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Land Quality

In an attempt to protect the land quality in Gibraltar, Government policy states that, in relation to development proposals, any impacts on land quality shall be of prime consideration when determining applications. Similarly, in relation to development on potentially contaminated or contaminated land, Government's policy is that planning permission will normally be granted provided that it can be demonstrated that measures are taken to satisfactorily overcome any danger to human health, the environment or property.

Each proposal for a development on potentially contaminated land is dealt with on a case-by-case basis. Historical land use in Gibraltar has been such that, as with all EU countries, varying degrees of contaminated land exist. The Department of the Environment monitor such cases closely to ensure that any contaminated (or potentially contaminated) material is properly dealt with. The removal and disposal of the contaminated material is considered as a hazardous waste and must be disposed of in an environmentally acceptable manner and in accordance with the instructions that the Environmental Agency may issue. If deemed necessary soil samples are taken to assess the degree and extent of contamination of a site. The Government is drafting legislation that focuses on land quality management and enforces the polluter pays principle in respect to the contamination or pollution of land.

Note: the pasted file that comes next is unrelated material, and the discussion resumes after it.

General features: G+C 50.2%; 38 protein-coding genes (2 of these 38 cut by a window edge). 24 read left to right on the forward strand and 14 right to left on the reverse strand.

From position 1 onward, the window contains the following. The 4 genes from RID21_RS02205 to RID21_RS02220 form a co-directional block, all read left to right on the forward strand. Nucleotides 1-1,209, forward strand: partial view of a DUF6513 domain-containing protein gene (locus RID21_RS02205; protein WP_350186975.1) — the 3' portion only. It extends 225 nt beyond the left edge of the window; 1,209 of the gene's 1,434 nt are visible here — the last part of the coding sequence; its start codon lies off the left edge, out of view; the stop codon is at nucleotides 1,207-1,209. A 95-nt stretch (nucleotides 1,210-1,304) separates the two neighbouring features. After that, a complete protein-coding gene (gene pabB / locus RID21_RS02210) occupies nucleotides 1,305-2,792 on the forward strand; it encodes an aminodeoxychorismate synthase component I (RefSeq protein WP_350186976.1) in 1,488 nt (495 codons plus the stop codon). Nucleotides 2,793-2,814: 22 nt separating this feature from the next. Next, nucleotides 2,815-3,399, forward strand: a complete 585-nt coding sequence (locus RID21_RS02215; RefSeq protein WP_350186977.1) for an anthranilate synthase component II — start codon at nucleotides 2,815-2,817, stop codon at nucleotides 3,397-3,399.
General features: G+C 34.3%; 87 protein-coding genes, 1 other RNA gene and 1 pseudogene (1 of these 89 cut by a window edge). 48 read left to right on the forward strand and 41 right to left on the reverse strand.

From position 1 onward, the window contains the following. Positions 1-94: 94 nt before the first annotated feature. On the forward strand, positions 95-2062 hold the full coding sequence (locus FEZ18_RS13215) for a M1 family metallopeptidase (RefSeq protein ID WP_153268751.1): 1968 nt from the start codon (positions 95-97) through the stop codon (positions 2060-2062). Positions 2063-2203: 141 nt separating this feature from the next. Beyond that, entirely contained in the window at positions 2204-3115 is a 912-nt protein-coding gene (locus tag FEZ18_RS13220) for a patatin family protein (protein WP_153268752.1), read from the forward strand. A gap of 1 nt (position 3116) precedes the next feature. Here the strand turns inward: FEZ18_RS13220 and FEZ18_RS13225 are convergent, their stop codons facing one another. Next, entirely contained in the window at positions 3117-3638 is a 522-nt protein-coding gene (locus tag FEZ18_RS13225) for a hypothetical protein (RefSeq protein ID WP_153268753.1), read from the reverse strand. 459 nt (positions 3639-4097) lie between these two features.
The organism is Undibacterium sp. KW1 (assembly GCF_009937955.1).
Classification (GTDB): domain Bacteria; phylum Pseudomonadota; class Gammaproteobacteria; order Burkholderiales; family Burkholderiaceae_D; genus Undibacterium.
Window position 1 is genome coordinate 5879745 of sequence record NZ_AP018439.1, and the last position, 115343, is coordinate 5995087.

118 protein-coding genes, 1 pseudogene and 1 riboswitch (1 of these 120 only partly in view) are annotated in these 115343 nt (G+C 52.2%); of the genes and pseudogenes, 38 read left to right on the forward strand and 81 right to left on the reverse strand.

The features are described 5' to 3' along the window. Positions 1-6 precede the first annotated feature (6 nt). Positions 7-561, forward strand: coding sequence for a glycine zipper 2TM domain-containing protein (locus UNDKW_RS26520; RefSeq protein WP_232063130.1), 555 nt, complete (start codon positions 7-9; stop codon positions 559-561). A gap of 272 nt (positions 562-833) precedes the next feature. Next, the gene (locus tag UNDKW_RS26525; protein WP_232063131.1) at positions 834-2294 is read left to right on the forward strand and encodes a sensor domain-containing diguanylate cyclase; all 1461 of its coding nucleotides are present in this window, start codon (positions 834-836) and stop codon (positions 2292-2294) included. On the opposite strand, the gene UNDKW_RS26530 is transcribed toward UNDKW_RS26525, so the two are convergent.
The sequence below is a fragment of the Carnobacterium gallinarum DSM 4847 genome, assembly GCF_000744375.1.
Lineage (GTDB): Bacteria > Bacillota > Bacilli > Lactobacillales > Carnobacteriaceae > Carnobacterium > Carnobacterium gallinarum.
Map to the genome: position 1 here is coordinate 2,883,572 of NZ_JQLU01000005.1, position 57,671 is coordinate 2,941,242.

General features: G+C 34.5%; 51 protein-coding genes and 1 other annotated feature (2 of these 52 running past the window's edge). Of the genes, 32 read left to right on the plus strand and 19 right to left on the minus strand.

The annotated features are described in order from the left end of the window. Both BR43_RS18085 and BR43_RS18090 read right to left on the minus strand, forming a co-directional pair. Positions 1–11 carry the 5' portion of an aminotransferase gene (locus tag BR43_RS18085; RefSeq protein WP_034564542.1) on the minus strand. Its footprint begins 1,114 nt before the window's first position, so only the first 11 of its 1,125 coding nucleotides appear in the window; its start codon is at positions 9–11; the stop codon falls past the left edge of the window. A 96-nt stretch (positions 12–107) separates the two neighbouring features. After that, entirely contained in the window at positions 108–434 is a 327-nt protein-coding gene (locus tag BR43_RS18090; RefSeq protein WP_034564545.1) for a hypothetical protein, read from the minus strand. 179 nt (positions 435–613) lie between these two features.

In addition to the above, further ways in which the Government works to ensure that Gibraltar's land area is of the highest quality, ensuring its long-term preservation include:

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  • Issuing of Tree Preservation Orders
  • Undertaking surveys of all planted green areas throughout Gibraltar so as to ensure better management and preservation of all such areas.
  • The declaration of a significant portion of Gibraltar as a Special Area of Conservation under the EU Habitats Directive.

Soil plays an important role in controlling and mediating pressures on the environment, and as such, must be considered for the protection of water, air and human health. Applicants for planning permission will be expected to make provision for the beneficial re-use of soil removed from the site. Soil preservation is related to the issue of open spaces within urban environments. There are areas of open space of various sizes, forms and character throughout Gibraltar that are considered important for their contribution to the built environment. There will be a presumption against the loss of open spaces that are considered important in terms of their:

  • Contribution to the character and appearance of the built or natural environment;
  • Recreational or amenity value
  • Ecological value

The aim is that this will include an assessment of all open spaces, taking into account factors such as nature conservation value, recreational and amenity value and landscape value, which will help in determining the relative importance of these areas.